Sensitive information about students from the Los Angeles Unified School District (LAUSD) began to appear online on Saturday after a cybercriminal gang posted data obtained in a ransomware attack.
The publication of the data was confirmed by LAUSD superintendent Alberto M. Carvalho in a statement released by tweet on Sunday.
“Unfortunately, as expected, data was recently released by a criminal organization,” the statement said. “In partnership with law enforcement, our experts are analyzing the full extent of this data release.”
The ransomware attack that targeted LAUSD — the second-largest school district in the US — occurred four weeks ago over Labor Day weekend. Although it was not immediately attributed by official sources, many signs pointed to a ransomware gang known as Vice Society, which has specifically targeted K-12 education institutions; the hacked data has now been published on the Vice Society dark web site.
The gang issued an extortion demand to the school district on September 22nd, just over two weeks after the attack took place. At the time, Carvalho told local reporters that the information stolen by Vice Society was thought to contain student names and attendance records but “most likely lacks personally identifiable information or very sensitive health information.”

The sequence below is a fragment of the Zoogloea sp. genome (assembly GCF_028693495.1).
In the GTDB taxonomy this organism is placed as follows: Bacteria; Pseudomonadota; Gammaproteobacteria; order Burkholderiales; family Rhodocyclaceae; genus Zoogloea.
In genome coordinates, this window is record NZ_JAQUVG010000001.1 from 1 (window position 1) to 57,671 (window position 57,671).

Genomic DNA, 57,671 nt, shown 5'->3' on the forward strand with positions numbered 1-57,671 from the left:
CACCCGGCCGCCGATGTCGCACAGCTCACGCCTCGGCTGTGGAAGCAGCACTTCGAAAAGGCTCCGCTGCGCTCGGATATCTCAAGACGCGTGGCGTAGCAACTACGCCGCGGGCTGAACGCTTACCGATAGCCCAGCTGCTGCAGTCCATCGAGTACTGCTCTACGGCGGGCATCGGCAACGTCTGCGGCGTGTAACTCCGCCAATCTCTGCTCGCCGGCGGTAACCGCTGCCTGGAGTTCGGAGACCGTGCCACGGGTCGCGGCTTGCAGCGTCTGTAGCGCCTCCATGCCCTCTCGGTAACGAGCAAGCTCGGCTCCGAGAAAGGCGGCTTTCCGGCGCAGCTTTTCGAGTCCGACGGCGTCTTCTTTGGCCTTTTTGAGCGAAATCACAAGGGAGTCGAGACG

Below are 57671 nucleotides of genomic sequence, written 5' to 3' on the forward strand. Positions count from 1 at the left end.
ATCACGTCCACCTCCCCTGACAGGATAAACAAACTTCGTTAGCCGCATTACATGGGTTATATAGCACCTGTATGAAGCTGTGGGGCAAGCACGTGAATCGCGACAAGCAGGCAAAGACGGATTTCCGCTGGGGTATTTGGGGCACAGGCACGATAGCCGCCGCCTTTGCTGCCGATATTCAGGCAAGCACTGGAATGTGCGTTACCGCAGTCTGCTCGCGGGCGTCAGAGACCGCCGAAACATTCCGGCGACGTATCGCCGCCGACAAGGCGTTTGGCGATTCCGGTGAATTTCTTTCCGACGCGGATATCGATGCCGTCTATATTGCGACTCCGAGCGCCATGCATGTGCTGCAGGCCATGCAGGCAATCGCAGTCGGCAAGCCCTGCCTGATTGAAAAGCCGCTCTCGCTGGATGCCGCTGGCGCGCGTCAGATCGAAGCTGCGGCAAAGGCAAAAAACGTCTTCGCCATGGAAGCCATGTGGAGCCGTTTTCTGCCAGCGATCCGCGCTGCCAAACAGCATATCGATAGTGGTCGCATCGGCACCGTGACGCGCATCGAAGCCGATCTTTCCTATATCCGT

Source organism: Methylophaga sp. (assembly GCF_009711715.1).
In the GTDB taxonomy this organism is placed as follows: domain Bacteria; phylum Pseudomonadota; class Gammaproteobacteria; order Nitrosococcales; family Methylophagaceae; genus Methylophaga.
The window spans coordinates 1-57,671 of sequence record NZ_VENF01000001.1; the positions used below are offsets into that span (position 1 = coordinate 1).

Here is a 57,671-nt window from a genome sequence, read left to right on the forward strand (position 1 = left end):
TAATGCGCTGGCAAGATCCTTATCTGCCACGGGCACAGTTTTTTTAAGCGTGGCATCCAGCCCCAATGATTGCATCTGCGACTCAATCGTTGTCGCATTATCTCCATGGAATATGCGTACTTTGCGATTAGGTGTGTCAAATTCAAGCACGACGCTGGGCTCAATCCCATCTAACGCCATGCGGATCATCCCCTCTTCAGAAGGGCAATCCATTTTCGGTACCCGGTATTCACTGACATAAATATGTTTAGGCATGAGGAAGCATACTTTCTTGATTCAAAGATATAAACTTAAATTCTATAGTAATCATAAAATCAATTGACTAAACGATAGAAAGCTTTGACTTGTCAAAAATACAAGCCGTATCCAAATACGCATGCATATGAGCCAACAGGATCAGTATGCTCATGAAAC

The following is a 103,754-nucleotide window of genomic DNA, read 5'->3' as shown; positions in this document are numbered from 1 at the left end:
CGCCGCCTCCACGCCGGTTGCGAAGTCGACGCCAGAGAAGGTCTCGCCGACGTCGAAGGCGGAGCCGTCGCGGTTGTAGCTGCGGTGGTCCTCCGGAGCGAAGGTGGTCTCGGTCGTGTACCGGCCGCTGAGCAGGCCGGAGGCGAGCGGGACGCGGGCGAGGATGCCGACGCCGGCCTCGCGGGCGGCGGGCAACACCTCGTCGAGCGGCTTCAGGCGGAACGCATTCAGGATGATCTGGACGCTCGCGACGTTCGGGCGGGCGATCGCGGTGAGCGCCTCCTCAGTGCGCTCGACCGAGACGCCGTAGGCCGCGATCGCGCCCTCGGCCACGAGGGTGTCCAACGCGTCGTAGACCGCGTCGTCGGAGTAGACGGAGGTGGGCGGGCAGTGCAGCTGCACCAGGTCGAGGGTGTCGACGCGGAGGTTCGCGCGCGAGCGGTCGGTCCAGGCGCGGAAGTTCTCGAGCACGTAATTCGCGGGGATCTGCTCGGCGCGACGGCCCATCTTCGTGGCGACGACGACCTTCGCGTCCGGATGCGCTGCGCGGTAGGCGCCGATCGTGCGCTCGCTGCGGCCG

Unfortunately, this assessment may have been overly optimistic. While no details of the contents of the data leak have been officially confirmed, reporting from NBC Los Angeles cited a law enforcement source as stating that the published data included legal records, business documents, and some confidential psychological assessments of students. Bleeping Computer also reports that some of the folder names in the leaked data suggest the contents include Social Security numbers, passport information, and “Secret and Confidential” documents.
Following the advice of law enforcement, Carvalho said from the outset that the school district would not cooperate by paying a ransom. On Friday, a day before the data was released, the superintendent reiterated to the Los Angeles Times that the district would not negotiate with hackers. This statement appears to have prompted the publication of some of the data, which was released two days before the payment deadline initially given by the hackers.
If confirmed, the release of sensitive student information would be a damaging but perhaps also inevitable escalation of the ransomware attack. For any parents, staff, or students affected by the incident, LAUSD has set up a hotline to field questions or handle requests for support. The line will be accessible Monday through Friday between 6AM and 3:30PM PT at 855-926-1129.